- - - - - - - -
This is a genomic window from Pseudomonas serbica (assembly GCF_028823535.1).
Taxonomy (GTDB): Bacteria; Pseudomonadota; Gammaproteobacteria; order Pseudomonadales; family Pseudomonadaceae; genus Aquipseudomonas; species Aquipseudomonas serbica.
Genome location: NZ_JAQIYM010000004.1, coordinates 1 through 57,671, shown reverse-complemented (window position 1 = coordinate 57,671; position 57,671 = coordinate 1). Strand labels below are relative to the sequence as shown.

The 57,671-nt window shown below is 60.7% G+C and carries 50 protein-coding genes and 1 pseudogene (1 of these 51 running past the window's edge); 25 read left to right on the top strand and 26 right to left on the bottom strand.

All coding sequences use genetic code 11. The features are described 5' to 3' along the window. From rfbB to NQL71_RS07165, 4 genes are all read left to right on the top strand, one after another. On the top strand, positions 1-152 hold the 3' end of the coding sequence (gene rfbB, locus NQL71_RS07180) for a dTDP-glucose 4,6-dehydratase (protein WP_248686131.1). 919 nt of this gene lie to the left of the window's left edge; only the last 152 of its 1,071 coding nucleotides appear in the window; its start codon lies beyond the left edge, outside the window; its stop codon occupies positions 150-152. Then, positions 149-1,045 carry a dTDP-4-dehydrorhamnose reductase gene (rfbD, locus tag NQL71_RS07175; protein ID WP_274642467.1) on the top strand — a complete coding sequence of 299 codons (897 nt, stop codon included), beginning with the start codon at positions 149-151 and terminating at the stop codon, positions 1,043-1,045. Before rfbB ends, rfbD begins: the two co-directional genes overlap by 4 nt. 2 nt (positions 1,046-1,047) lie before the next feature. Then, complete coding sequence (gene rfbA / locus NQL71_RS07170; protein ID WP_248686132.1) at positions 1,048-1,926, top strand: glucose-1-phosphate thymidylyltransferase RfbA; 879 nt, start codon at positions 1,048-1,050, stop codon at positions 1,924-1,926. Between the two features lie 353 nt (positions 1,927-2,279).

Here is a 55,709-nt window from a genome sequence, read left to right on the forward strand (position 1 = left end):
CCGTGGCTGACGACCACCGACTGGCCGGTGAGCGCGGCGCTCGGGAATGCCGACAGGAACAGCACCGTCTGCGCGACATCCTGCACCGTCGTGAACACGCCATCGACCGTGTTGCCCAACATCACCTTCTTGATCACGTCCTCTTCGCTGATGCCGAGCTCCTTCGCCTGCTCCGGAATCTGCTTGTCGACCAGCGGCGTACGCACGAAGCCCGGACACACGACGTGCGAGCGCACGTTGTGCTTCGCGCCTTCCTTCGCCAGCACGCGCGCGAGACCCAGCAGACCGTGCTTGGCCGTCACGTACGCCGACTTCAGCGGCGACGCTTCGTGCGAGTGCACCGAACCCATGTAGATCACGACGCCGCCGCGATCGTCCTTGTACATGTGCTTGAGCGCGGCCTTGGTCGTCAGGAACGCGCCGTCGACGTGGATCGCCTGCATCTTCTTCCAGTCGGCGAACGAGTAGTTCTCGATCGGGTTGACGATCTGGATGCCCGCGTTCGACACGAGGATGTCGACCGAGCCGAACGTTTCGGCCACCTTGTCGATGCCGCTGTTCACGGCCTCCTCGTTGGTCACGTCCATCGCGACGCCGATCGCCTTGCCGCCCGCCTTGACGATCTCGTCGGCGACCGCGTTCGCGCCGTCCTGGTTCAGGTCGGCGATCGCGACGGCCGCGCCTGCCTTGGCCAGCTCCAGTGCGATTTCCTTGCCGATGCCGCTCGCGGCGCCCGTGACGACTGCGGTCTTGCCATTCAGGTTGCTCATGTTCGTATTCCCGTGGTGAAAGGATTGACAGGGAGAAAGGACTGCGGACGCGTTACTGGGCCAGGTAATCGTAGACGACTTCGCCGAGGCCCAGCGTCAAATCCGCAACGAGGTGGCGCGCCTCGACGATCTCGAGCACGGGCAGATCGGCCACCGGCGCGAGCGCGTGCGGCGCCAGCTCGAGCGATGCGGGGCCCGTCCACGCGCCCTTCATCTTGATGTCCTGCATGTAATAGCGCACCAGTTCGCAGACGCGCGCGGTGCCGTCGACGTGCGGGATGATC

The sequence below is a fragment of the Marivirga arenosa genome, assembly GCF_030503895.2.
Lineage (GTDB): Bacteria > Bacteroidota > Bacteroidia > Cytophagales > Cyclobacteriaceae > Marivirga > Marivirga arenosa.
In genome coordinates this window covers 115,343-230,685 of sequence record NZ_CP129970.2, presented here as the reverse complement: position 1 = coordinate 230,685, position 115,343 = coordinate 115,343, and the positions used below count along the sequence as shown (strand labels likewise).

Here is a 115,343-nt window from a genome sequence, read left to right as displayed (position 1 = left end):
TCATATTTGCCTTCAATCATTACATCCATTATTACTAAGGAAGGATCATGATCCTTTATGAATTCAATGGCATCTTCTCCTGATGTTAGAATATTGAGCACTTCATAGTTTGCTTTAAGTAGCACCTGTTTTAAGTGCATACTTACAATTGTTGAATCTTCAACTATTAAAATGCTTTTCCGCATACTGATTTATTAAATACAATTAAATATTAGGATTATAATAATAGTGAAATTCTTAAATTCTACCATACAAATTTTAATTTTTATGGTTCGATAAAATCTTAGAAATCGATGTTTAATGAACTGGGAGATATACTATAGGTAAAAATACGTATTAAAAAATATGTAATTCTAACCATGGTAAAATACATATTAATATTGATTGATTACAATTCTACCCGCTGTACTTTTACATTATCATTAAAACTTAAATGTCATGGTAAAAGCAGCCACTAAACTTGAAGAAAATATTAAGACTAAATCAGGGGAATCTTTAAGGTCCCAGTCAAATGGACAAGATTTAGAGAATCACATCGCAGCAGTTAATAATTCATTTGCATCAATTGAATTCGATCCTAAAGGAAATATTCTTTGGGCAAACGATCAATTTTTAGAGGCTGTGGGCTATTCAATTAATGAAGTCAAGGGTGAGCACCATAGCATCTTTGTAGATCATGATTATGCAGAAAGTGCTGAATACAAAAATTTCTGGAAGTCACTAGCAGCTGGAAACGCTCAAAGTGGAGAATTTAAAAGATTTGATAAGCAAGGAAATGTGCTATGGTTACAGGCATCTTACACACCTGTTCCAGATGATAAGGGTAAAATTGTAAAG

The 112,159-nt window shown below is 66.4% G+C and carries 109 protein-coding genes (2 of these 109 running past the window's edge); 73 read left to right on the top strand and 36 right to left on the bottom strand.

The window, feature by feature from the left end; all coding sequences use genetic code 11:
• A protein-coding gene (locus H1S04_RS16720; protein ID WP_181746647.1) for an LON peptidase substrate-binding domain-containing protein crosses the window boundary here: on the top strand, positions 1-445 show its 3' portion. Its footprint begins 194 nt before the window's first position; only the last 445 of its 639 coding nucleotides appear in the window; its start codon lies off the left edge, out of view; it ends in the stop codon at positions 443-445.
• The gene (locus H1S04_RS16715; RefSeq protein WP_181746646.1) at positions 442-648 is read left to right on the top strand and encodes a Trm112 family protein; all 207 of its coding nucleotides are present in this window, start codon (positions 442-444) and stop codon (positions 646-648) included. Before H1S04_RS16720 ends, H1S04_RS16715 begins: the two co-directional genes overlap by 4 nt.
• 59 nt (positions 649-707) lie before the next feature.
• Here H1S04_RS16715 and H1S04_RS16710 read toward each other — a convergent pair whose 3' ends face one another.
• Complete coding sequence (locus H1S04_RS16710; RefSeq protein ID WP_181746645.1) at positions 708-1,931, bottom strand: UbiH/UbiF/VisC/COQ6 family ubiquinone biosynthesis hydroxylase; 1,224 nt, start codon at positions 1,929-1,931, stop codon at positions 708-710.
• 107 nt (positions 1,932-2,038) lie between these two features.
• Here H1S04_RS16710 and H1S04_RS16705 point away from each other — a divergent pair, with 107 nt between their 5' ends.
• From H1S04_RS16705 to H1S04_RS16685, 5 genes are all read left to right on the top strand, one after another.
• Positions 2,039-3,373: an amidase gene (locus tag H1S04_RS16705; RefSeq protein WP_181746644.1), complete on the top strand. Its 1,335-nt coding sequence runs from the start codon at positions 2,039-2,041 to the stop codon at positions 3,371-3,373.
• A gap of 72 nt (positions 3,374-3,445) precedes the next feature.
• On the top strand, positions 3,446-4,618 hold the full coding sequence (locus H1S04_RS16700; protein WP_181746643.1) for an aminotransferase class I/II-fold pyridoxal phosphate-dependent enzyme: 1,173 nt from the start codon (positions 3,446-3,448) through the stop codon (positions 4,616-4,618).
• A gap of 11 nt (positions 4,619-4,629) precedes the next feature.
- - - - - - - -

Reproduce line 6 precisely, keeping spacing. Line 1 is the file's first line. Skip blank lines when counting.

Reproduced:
Here is a 55,709-nt window from a genome sequence, read left to right on the forward strand (position 1 = left end):